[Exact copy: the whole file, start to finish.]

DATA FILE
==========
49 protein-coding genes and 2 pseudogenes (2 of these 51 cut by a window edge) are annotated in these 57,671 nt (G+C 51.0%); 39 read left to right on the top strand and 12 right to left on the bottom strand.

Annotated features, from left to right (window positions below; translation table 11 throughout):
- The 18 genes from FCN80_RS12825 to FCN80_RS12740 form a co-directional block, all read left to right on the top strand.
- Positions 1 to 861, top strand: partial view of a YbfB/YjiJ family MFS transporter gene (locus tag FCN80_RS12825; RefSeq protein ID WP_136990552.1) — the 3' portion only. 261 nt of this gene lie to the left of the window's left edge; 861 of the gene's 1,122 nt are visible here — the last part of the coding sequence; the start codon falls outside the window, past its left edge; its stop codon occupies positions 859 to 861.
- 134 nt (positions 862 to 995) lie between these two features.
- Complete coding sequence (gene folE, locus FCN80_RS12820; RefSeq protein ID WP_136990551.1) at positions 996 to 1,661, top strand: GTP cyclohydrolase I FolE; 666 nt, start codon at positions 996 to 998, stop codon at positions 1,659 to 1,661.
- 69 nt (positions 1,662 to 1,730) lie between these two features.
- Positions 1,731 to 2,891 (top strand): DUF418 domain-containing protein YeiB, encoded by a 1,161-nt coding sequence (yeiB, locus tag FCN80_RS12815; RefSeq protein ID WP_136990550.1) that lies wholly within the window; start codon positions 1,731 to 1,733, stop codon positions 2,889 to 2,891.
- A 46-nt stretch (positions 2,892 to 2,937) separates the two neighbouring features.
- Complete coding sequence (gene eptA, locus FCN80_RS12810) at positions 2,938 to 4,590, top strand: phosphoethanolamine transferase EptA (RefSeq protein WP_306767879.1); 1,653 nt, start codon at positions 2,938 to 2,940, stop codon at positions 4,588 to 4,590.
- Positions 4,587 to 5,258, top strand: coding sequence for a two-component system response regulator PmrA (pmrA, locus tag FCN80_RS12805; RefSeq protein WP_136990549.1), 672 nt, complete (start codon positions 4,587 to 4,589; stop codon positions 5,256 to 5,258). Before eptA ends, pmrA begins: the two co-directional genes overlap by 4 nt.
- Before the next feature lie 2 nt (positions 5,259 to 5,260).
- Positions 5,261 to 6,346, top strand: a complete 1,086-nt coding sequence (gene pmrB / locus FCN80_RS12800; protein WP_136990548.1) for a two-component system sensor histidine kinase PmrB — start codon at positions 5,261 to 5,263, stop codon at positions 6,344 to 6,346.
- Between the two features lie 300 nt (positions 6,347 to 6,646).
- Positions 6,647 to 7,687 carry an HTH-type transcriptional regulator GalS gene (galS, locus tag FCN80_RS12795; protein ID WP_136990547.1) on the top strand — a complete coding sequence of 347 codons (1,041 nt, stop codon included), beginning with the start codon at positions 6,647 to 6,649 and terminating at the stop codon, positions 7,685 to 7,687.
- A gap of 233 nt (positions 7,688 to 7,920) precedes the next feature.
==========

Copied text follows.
49 protein-coding genes and 2 pseudogenes (2 of these 51 cut by a window edge) are annotated in these 57,671 nt (G+C 51.0%); 39 read left to right on the top strand and 12 right to left on the bottom strand.

Annotated features, from left to right (window positions below; translation table 11 throughout):
- The 18 genes from FCN80_RS12825 to FCN80_RS12740 form a co-directional block, all read left to right on the top strand.
- Positions 1 to 861, top strand: partial view of a YbfB/YjiJ family MFS transporter gene (locus tag FCN80_RS12825; RefSeq protein ID WP_136990552.1) — the 3' portion only. 261 nt of this gene lie to the left of the window's left edge; 861 of the gene's 1,122 nt are visible here — the last part of the coding sequence; the start codon falls outside the window, past its left edge; its stop codon occupies positions 859 to 861.
- 134 nt (positions 862 to 995) lie between these two features.
- Complete coding sequence (gene folE, locus FCN80_RS12820; RefSeq protein ID WP_136990551.1) at positions 996 to 1,661, top strand: GTP cyclohydrolase I FolE; 666 nt, start codon at positions 996 to 998, stop codon at positions 1,659 to 1,661.
- 69 nt (positions 1,662 to 1,730) lie between these two features.
- Positions 1,731 to 2,891 (top strand): DUF418 domain-containing protein YeiB, encoded by a 1,161-nt coding sequence (yeiB, locus tag FCN80_RS12815; RefSeq protein ID WP_136990550.1) that lies wholly within the window; start codon positions 1,731 to 1,733, stop codon positions 2,889 to 2,891.
- A 46-nt stretch (positions 2,892 to 2,937) separates the two neighbouring features.
- Complete coding sequence (gene eptA, locus FCN80_RS12810) at positions 2,938 to 4,590, top strand: phosphoethanolamine transferase EptA (RefSeq protein WP_306767879.1); 1,653 nt, start codon at positions 2,938 to 2,940, stop codon at positions 4,588 to 4,590.
- Positions 4,587 to 5,258, top strand: coding sequence for a two-component system response regulator PmrA (pmrA, locus tag FCN80_RS12805; RefSeq protein WP_136990549.1), 672 nt, complete (start codon positions 4,587 to 4,589; stop codon positions 5,256 to 5,258). Before eptA ends, pmrA begins: the two co-directional genes overlap by 4 nt.
- Before the next feature lie 2 nt (positions 5,259 to 5,260).
- Positions 5,261 to 6,346, top strand: a complete 1,086-nt coding sequence (gene pmrB / locus FCN80_RS12800; protein WP_136990548.1) for a two-component system sensor histidine kinase PmrB — start codon at positions 5,261 to 5,263, stop codon at positions 6,344 to 6,346.
- Between the two features lie 300 nt (positions 6,347 to 6,646).
- Positions 6,647 to 7,687 carry an HTH-type transcriptional regulator GalS gene (galS, locus tag FCN80_RS12795; protein ID WP_136990547.1) on the top strand — a complete coding sequence of 347 codons (1,041 nt, stop codon included), beginning with the start codon at positions 6,647 to 6,649 and terminating at the stop codon, positions 7,685 to 7,687.
- A gap of 233 nt (positions 7,688 to 7,920) precedes the next feature.